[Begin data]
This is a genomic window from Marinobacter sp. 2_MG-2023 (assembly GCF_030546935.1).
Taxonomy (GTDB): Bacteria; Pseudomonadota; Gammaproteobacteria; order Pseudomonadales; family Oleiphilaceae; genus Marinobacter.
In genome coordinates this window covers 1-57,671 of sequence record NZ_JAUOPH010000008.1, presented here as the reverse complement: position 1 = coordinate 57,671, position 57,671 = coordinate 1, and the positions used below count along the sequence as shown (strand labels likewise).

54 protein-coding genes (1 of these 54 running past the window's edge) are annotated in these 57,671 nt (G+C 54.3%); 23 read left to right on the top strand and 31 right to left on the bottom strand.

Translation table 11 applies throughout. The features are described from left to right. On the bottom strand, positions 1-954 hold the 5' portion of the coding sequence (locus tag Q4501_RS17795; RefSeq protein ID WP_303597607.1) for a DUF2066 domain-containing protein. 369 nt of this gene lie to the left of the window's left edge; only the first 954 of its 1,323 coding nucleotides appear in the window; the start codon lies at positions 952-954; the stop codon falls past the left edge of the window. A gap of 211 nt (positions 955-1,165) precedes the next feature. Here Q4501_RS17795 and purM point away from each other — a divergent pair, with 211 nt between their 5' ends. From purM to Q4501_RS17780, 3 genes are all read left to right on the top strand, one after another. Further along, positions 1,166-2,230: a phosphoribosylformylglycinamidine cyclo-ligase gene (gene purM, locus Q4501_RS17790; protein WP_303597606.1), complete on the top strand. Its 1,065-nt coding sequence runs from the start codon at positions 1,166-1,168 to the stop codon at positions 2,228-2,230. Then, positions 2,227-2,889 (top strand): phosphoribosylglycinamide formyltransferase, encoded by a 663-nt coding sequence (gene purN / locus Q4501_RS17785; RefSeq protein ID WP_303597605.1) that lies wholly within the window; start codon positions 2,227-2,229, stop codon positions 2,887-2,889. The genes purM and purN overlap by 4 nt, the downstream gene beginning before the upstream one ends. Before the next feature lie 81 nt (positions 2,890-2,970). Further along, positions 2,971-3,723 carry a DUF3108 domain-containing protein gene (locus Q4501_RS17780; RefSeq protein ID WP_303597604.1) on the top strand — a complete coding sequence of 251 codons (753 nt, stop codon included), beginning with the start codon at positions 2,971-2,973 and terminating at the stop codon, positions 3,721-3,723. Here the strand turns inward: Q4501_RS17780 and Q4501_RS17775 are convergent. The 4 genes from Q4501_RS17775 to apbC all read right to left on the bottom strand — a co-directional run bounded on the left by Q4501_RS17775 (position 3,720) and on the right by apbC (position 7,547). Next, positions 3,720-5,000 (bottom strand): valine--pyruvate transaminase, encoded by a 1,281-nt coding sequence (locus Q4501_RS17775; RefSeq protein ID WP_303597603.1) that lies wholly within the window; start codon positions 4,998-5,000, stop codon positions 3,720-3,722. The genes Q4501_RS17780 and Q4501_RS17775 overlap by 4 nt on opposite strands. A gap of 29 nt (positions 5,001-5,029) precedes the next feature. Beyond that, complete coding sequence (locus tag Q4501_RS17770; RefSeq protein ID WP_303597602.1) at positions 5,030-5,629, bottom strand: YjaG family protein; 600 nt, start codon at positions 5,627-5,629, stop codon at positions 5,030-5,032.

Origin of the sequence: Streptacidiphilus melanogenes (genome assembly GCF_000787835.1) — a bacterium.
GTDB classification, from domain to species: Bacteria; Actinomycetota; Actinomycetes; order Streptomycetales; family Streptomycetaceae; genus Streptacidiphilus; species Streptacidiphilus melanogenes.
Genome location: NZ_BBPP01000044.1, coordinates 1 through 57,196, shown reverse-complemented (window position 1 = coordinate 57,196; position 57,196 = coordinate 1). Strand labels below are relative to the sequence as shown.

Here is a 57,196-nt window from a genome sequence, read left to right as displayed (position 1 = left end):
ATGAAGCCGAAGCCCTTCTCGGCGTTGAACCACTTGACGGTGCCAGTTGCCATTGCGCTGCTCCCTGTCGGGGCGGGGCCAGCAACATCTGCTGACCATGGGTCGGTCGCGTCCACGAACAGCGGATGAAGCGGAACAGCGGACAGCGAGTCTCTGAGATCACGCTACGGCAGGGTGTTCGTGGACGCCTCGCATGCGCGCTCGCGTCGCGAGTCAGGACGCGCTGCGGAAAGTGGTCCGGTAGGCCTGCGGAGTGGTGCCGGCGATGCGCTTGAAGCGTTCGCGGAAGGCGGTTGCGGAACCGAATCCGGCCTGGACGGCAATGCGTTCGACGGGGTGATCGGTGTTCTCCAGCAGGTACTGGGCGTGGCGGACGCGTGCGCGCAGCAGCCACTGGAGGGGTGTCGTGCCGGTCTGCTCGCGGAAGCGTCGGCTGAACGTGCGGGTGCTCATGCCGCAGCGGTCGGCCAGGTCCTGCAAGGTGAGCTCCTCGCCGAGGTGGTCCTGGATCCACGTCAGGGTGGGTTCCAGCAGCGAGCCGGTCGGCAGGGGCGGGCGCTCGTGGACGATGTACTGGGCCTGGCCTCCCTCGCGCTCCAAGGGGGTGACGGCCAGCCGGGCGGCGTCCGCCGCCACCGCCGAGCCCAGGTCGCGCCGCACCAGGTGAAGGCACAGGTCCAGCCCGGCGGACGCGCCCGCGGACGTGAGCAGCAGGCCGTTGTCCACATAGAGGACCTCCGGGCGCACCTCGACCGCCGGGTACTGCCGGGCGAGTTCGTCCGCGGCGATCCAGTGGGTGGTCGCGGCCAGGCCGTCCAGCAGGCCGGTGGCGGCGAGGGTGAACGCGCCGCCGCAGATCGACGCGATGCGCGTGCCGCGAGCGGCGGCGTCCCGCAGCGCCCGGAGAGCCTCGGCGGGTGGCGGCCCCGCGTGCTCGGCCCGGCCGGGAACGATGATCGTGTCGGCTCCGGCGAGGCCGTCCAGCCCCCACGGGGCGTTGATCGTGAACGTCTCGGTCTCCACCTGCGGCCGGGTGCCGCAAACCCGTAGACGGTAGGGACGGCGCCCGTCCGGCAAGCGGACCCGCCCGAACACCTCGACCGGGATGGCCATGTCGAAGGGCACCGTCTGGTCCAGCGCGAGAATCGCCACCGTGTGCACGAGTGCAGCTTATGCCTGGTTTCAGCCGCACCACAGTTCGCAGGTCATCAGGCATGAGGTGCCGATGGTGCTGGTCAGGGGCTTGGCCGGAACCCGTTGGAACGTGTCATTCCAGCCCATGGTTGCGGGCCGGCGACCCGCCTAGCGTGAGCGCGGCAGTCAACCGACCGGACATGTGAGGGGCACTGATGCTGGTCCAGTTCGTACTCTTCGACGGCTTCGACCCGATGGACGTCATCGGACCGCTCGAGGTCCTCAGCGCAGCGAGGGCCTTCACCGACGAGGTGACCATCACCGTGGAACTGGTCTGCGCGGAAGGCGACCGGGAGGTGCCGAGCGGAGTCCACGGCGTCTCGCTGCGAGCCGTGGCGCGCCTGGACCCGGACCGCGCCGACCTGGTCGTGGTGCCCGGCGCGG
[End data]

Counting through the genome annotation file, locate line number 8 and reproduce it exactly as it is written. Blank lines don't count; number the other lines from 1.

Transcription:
Genome location: NZ_BBPP01000044.1, coordinates 1 through 57,196, shown reverse-complemented (window position 1 = coordinate 57,196; position 57,196 = coordinate 1). Strand labels below are relative to the sequence as shown.